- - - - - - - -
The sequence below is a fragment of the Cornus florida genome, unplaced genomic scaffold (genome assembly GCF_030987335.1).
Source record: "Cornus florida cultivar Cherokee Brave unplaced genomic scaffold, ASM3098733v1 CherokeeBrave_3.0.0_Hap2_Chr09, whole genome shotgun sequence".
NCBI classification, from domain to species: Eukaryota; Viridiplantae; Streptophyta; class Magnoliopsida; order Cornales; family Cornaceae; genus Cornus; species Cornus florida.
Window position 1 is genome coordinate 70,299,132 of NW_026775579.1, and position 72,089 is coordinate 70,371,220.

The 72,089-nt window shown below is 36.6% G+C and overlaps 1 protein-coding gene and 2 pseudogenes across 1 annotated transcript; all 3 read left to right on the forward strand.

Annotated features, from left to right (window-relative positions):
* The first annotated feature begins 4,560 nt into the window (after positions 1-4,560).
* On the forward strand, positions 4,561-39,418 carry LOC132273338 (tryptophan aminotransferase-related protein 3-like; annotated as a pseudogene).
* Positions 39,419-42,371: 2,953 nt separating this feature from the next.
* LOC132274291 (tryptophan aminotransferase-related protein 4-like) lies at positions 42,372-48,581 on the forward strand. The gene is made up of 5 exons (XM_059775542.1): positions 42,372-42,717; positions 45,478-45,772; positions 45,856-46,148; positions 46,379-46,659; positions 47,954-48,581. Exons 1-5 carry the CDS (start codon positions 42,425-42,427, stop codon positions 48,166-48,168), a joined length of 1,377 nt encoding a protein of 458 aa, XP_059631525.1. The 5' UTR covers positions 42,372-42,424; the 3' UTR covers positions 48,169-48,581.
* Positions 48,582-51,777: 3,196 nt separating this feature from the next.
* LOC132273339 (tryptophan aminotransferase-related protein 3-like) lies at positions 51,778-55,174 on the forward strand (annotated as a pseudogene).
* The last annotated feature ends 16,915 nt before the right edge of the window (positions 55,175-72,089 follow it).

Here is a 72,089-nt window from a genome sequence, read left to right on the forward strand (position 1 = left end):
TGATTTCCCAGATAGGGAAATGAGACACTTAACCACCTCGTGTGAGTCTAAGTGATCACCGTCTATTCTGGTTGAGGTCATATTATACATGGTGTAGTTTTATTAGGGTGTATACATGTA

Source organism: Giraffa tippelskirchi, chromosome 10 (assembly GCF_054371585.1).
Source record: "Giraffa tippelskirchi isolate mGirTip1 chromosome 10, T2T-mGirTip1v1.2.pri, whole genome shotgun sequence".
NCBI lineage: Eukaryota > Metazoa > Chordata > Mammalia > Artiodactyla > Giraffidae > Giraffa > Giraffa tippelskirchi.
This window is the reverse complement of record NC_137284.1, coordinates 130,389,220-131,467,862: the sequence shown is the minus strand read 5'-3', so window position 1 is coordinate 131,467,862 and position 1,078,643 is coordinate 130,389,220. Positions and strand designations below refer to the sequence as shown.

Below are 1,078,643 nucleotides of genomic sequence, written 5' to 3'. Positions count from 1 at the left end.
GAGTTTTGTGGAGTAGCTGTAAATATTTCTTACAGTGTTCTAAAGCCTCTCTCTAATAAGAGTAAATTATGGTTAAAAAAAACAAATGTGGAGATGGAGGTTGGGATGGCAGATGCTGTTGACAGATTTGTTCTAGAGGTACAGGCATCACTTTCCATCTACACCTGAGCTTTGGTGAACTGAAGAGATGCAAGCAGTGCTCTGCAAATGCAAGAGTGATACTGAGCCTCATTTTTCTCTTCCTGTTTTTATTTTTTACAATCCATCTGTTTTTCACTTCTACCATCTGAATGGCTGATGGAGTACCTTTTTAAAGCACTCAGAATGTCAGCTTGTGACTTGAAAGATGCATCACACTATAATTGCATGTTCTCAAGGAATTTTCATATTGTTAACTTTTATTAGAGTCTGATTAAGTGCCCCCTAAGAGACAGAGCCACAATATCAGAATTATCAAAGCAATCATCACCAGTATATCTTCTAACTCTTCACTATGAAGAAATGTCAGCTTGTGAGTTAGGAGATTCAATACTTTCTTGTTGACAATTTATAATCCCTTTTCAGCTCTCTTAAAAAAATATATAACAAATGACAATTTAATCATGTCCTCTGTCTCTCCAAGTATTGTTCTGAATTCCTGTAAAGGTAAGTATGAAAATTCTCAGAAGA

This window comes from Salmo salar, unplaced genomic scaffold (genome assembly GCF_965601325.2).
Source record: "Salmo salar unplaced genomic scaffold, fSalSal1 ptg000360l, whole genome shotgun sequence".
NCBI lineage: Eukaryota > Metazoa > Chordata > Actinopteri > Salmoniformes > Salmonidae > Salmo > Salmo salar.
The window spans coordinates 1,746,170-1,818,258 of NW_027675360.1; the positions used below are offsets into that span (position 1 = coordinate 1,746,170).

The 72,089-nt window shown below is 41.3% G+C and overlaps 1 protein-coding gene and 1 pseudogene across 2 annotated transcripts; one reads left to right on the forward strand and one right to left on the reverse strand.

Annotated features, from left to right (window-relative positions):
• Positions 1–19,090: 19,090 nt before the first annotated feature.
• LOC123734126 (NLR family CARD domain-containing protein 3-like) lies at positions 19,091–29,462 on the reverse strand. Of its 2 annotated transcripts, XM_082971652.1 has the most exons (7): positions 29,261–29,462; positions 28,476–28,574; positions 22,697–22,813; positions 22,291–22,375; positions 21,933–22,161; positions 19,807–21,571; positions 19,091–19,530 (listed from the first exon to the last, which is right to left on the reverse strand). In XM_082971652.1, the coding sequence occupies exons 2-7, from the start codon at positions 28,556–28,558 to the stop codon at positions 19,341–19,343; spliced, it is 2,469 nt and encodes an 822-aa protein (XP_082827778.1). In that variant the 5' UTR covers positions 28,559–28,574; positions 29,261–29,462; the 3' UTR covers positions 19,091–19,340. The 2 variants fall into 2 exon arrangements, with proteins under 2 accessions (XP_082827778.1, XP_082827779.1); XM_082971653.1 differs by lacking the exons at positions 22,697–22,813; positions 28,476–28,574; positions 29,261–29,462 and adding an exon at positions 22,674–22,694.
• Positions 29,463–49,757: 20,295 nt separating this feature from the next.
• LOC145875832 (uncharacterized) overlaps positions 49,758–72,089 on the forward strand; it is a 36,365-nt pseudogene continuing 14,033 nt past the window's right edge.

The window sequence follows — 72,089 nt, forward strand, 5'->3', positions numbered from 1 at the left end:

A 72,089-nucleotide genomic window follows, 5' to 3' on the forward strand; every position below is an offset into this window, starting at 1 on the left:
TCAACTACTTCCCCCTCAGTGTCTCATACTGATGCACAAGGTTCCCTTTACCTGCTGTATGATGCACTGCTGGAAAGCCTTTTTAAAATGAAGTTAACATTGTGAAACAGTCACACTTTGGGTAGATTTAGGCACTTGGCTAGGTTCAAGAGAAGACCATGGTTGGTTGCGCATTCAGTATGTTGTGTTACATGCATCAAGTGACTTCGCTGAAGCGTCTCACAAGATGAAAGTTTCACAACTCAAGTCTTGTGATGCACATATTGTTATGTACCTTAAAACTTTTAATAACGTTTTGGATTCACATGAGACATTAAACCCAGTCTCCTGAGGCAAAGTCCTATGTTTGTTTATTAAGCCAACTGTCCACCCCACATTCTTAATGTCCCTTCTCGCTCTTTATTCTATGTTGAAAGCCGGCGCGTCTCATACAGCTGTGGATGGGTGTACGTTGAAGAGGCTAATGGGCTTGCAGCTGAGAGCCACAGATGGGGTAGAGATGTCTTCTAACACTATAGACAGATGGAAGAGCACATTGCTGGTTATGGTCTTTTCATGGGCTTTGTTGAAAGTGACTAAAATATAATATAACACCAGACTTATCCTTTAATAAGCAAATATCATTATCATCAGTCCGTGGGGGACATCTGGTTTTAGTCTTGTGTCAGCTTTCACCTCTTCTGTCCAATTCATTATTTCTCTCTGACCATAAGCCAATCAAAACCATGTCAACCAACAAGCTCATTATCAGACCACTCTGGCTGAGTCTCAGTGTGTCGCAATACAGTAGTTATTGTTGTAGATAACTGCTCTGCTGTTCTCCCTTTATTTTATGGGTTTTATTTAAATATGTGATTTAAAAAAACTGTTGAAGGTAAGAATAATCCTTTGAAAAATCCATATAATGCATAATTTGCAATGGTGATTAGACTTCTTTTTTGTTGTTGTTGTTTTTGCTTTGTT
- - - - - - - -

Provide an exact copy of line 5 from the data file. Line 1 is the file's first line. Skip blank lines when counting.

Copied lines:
The 72,089-nt window shown below is 36.6% G+C and overlaps 1 protein-coding gene and 2 pseudogenes across 1 annotated transcript; all 3 read left to right on the forward strand.